‘Perhaps one of the most important accomplishments of my administration has been minding my own business,” Pres. Calvin Coolidge told journalists in March 1929.
If Coolidge suddenly sprang to life today, he would look around and drop dead.
Washington Democrats are minding their own business . . . and everyone else’s. In this Era of Unlimited Government, the Obama administration and congressional Democrats stick their snouts anywhere they will fit, without the guidance of common sense, frugality, or any sense of priorities. For today’s federal government, it’s everything, all the time.
Sen. Tom Harkin (D., Iowa) has moved to cap ATM fees at 50 cents per transaction. Between 1999 and 2009, the number of money machines has exploded from about 227,000 to 425,000 nationwide, reports CNNMoney.com. Independent operators spend $9,000 to $50,000 to purchase each ATM and $12,000 to $15,000 annually to operate it. If Congress slaps price controls on ATM transactions, these businesses will shrivel — perhaps fatally. And then who will install and maintain ATMs?
Harkin should ask himself this: Do ATM owners put pistols to consumers’ heads so they will withdraw cash? Nope. May consumers use their own banks’ ATMs for free or cheap, shop with credit cards, or pay with checks? Yup. So, would Tom Harkin kindly keep his nostrils to himself?
The Federal Communications Commission is pushing so-called “net neutrality.” Although the D.C. Circuit Court of Appeals ruled on April 6 that this agency has no jurisdiction over the Internet, FCCniks want to regulate cyberspace via the Communications Act of 1934, which was adopted to oversee telephones. The Internet does not pollute. It does not keep ten-year-olds busy making shoes or force people to transmit e-mails, purchase plane tickets online, or locate lovers with a mouse click. So, why can’t the FCC back off and enjoy some Internet pornography, as did 28 on-duty Securities and Exchange Commission staffers? (None was fired.) Instead, Democrats want to eclipse one of this economy’s few glimmers of sunlight. This is net brutality.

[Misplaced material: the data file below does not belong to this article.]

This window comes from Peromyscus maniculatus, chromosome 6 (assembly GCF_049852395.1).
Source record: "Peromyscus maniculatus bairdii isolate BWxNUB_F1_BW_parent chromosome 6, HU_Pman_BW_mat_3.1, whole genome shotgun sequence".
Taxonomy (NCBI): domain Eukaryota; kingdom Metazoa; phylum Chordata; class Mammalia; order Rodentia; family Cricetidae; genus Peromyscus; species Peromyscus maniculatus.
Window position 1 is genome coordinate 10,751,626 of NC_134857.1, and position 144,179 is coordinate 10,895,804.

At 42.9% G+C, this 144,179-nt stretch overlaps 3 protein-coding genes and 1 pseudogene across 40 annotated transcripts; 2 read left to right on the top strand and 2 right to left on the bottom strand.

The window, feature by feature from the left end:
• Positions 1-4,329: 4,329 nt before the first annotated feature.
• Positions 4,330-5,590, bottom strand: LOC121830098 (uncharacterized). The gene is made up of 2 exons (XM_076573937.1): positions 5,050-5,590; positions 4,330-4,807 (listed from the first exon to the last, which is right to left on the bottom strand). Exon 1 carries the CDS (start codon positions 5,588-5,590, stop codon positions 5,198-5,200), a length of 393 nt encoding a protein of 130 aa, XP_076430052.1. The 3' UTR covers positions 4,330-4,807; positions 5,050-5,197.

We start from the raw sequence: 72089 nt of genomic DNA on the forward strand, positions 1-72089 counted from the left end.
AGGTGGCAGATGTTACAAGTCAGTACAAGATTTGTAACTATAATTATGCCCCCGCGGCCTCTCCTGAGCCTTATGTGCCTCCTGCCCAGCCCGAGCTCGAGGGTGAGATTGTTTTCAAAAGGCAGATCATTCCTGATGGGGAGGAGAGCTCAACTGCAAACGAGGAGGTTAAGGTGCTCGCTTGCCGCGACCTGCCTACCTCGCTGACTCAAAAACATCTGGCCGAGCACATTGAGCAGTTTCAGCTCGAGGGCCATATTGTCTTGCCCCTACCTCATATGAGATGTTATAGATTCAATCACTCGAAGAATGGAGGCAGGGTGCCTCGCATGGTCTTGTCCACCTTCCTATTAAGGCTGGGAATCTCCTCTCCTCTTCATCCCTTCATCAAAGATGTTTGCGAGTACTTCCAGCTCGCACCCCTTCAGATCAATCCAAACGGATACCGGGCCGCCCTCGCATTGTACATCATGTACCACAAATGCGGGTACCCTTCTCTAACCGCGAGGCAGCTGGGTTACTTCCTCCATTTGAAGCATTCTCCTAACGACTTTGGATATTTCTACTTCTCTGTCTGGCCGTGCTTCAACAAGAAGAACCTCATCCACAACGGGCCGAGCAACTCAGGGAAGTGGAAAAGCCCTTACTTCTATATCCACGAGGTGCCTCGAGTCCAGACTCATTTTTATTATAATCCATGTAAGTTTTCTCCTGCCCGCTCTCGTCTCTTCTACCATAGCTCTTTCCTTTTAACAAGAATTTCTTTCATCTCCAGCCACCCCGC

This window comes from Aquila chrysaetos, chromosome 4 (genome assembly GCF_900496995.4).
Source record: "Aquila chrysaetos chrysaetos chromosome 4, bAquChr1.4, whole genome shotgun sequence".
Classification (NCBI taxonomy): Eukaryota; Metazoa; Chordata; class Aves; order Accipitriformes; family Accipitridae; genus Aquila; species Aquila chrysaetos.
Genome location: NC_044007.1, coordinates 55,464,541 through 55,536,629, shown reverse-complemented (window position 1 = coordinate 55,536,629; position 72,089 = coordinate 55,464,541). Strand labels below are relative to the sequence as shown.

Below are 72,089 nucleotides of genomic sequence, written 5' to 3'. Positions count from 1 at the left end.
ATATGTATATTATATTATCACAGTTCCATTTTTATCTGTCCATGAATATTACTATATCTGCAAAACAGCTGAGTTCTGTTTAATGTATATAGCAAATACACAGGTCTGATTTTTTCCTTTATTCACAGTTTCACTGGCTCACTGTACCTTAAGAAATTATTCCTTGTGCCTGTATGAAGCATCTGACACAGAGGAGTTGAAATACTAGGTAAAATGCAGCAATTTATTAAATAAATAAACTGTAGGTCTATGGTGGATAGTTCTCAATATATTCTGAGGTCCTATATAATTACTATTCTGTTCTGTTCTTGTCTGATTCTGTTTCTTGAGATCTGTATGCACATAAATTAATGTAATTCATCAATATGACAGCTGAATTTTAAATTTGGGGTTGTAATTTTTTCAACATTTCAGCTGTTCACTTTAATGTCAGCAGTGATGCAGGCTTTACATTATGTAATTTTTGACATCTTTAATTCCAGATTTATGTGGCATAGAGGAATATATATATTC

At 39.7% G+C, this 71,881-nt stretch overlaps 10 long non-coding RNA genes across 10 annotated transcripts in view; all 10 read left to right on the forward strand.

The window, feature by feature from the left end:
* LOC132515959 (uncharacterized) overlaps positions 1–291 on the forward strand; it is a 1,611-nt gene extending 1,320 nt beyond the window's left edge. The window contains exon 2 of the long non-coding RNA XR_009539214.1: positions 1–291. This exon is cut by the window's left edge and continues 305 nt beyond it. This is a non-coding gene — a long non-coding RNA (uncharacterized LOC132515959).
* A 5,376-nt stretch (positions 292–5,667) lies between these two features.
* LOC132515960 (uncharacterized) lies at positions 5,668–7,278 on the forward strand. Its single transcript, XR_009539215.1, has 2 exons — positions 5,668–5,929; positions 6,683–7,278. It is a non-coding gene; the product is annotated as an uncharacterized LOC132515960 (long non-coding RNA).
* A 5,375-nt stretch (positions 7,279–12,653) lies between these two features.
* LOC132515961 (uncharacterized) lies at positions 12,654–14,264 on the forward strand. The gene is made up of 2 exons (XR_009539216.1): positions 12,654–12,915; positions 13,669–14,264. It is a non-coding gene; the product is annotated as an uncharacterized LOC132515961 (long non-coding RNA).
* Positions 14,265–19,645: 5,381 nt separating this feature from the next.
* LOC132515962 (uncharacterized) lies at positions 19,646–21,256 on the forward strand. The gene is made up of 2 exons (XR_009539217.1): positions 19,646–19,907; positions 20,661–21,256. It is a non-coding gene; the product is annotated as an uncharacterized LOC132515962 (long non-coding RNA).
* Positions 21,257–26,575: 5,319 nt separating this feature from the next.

In a February 2001 interview with Chicago public-radio station WBEZ, law professor Cass Sunstein prophesied how such e-rules could go beyond technical issues like bandwidth. Sunstein suggested that “if you are reading a conservative magazine, they would provide a link to a liberal site and vice versa, just to make it easy for people to get access to competing views.”
Sunstein also proposed that websites include randomly selected links to one or more of the Internet’s top 25 websites.
“The best would be for this to be done voluntarily,” Sunstein added. “But the word ‘voluntary’ is a little complicated. Sometimes people don’t do what’s best for our society unless Congress holds hearings or unless the public demands it. And the idea would be to have a legal mandate as the last resort . . . but to have that as an ultimate weapon designed to encourage people to do better.”
Sunstein is on leave from Harvard Law School. This frees him to wield his ultimate weapon as President Obama’s “regulatory czar.”